So when the money failed in the land of Egypt and in the land of Canaan, all the Egyptians came to Joseph and said, “Give us bread, for why should we die in your presence? For the money has failed. (Genesis 47:15)
In the initial stages of this famine, people would come to Joseph to buy grain. During that time he accumulated great wealth for Pharaoh. Eventually though, people began to run out of money, and it can be presumed, that those who still had it realized that you can’t coins and currency. In fact, the phrase “the money has failed” suggests that the economies of the world began to fail, thus hinting at future events.
It was at this point that Joseph suggested that the Egyptian people trade their livestock for grain, which they did. In effect, they turned their property over to the government in exchange for food. Unfortunately for them, that food only lasted for that first year and so they came back to Joseph.
When that year had ended, they came to him the next year and said to him, “We will not hide from my lord that our money is gone; my lord also has our herds of livestock. There is nothing left in the sight of my lord but our bodies and our lands. Why should we die before your eyes, both we and our land? Buy us and our land for bread, and we and our land will be servants of Pharaoh.” (Genesis 47:18-19)
Notice what happened here: desperate people were willing to give away their property and make themselves to be slaves to the government in exchange for security. If it was true then, it is true now. So many people are willing to exchange liberties for what they perceive to be security when in reality they are simply obligating themselves to serve a master other than God. To this notion, Ben Franklin is quoted as saying that, “Any society that will give up essential liberty to purchase a little security deserve neither and will lose both.”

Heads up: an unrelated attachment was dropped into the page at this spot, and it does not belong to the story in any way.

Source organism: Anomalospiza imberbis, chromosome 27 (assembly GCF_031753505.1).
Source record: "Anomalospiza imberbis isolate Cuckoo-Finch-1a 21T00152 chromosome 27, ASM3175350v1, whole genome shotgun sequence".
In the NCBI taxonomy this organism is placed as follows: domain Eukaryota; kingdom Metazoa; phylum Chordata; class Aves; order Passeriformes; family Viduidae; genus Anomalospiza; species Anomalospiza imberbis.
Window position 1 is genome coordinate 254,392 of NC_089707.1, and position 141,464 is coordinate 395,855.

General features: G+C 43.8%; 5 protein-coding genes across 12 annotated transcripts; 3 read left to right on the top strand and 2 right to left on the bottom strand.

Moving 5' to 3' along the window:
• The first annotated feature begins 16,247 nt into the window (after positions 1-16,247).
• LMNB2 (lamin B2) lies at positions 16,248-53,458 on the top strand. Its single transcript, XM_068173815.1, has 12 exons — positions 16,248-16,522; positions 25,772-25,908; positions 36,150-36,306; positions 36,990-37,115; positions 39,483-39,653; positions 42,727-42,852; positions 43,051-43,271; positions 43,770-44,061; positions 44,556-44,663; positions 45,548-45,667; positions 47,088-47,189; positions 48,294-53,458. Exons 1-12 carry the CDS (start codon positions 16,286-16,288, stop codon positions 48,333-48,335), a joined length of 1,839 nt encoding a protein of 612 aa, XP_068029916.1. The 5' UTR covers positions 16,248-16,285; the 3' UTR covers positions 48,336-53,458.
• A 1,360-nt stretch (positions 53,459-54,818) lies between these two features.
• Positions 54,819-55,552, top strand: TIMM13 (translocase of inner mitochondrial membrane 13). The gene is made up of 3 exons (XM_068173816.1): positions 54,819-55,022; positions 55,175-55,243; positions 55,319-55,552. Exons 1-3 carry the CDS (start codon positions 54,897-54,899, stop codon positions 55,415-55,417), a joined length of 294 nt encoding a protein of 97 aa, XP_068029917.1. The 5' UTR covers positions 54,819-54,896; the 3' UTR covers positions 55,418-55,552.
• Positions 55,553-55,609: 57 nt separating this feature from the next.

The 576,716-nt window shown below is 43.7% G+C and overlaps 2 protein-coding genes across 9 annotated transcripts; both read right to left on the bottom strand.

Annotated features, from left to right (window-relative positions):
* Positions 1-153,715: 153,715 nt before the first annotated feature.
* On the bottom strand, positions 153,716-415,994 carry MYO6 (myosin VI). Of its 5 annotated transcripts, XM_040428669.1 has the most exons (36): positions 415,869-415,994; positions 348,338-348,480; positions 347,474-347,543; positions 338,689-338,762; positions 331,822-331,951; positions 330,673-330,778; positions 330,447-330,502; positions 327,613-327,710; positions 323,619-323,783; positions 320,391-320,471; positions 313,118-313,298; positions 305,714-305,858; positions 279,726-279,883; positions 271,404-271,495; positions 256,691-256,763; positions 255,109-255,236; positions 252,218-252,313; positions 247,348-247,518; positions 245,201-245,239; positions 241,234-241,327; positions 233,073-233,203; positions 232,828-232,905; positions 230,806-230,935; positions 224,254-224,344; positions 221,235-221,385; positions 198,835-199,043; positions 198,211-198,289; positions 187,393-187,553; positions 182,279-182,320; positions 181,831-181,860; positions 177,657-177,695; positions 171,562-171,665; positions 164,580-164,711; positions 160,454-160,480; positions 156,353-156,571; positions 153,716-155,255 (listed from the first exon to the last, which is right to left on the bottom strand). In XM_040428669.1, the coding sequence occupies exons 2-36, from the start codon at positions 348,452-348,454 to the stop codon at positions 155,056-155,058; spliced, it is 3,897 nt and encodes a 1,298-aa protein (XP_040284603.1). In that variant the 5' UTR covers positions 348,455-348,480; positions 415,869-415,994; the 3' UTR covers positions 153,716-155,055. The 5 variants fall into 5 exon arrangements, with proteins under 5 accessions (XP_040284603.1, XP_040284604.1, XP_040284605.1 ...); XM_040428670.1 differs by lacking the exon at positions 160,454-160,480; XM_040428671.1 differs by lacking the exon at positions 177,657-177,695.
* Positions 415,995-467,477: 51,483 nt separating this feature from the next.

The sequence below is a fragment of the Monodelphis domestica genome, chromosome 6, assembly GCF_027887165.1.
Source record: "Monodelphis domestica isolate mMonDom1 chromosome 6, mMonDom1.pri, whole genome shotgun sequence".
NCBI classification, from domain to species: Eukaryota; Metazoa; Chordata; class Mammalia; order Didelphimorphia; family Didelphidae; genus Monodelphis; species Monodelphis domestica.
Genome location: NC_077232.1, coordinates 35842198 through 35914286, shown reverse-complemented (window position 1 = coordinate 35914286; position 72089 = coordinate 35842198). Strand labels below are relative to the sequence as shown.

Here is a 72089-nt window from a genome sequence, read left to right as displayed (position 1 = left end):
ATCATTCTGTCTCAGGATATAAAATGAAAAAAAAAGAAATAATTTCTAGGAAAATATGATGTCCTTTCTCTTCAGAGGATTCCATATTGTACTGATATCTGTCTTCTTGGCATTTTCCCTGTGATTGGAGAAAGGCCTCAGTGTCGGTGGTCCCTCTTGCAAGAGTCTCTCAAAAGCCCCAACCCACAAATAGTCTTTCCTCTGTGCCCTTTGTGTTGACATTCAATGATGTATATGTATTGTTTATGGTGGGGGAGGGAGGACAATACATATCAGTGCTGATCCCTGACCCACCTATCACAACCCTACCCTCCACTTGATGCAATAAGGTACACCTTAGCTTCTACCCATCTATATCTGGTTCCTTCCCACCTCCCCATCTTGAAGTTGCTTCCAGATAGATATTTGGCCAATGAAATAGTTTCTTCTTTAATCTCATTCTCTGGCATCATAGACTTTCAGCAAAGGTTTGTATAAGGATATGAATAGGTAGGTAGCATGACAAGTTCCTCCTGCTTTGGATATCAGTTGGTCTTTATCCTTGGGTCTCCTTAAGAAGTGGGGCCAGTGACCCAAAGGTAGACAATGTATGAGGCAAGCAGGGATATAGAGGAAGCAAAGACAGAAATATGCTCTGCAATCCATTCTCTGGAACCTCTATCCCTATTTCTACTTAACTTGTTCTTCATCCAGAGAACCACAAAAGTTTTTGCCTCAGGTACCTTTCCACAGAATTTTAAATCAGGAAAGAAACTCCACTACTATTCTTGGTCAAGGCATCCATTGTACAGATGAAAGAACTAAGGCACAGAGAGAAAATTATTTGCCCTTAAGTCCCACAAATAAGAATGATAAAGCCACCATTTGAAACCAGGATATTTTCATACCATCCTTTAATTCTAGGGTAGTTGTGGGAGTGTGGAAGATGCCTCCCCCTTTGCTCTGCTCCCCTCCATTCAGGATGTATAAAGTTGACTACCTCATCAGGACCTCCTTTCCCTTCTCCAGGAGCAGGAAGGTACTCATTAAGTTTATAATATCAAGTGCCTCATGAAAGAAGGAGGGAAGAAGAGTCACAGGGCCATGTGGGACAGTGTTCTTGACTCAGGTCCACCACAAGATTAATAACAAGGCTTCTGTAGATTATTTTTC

The point is that, in Joseph’s day, the Egyptians were willing to sell themselves to the government in exchange for food. Prior to this, the Bible tells us that Esau willingly sold his birthright for food. There is a tendency among men to place more value on things that are temporal than those things that are eternal. With God’s people it should not be. While we understand that everyone needs food to exist, we also know that our Father knows this and He has promised to provide. We should never give in to the idea that some man or institution is our ultimate source; our Heavenly Father alone should be regarded as the source of our life and our well-being. As David said:
“Some trust in chariots, and some in horses; but we will remember the name of the Lord our God.” (Psalm 20:7)
Blessings and Shalom,